JUNE 30, 2006

February 2008




By conducting independent and objective audits, evaluations and investigations, we inspire public confidence in the integrity and security of SSA's programs and operations and protect them against fraud, waste and abuse. We provide timely, useful and reliable information and advice to Administration officials, Congress and the public.


The Inspector General Act created independent audit and investigative units, called the Office of Inspector General (OIG). The mission of the OIG, as spelled out in the Act, is to:

Conduct and supervise independent and objective audits and investigations relating to agency programs and operations.
Promote economy, effectiveness, and efficiency within the agency.
Prevent and detect fraud, waste, and abuse in agency programs and operations.
Review and make recommendations regarding existing and proposed legislation and regulations relating to agency programs and operations.
Keep the agency head and the Congress fully and currently informed of problems in agency programs and operations.

To ensure objectivity, the IG Act empowers the IG with:

Independence to determine what reviews to perform.
Access to all information necessary for the reviews.
Authority to publish findings and recommendations based on the reviews.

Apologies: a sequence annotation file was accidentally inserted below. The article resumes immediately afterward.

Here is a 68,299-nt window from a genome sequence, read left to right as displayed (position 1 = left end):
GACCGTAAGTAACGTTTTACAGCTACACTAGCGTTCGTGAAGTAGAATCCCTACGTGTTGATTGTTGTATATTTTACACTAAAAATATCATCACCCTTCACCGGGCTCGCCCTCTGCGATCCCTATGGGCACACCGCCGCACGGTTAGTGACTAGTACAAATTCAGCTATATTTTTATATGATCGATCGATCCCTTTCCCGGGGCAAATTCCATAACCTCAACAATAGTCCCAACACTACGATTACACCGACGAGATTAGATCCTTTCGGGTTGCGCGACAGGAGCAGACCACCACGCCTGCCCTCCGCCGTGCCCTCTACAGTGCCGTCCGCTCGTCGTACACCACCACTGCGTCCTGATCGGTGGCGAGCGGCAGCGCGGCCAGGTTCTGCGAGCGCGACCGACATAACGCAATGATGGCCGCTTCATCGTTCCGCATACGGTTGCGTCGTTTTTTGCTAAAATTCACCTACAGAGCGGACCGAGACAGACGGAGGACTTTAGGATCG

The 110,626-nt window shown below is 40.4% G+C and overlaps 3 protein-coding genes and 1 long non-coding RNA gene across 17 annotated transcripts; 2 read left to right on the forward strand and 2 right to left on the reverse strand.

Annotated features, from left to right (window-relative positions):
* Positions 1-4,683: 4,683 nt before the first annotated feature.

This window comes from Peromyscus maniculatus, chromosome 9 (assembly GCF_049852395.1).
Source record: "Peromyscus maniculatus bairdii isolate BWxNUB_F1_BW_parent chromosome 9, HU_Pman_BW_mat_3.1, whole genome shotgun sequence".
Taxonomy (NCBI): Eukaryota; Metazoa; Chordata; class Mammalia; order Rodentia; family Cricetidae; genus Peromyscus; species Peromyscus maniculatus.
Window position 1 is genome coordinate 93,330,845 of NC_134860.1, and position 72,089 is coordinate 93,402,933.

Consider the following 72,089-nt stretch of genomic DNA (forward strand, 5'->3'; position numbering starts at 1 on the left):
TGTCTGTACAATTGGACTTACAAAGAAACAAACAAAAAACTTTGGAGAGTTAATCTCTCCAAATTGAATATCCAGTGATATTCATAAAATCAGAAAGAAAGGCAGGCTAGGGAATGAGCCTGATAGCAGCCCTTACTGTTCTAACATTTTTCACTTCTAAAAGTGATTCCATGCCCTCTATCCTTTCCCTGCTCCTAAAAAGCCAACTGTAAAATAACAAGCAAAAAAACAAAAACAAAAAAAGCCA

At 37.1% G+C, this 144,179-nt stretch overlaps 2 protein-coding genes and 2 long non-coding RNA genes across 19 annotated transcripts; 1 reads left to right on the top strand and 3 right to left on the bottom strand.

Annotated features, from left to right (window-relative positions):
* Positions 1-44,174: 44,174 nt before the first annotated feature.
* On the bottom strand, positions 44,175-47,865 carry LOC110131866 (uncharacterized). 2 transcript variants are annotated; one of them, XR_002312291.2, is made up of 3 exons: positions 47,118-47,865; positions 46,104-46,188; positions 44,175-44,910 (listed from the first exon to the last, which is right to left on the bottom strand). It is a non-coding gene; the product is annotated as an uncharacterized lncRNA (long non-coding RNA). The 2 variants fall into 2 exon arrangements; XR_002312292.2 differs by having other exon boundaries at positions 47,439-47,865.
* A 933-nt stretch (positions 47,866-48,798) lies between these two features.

We strive for continual improvement in SSA's programs, operations and management by proactively seeking new ways to prevent and deter fraud, waste and abuse. We commit to integrity and excellence by supporting an environment that provides a valuable public service while encouraging employee development and retention and fostering diversity and innovation.


Date: February 13, 2008

To: Candace Skurnik
Director Audit Management and Liaison Staff

From: Inspector General

Subject: Management Advisory Report: Single Audit of the State of Connecticut for the Fiscal Year Ended June 30, 2006 (A-77-08-00010)

This report presents the Social Security Administration's (SSA) portion of the single audit of the State of Connecticut for the Fiscal Year ended June 30, 2006. Our objective was to report internal control weaknesses, noncompliance issues, and unallowable costs identified in the single audit to SSA for resolution action.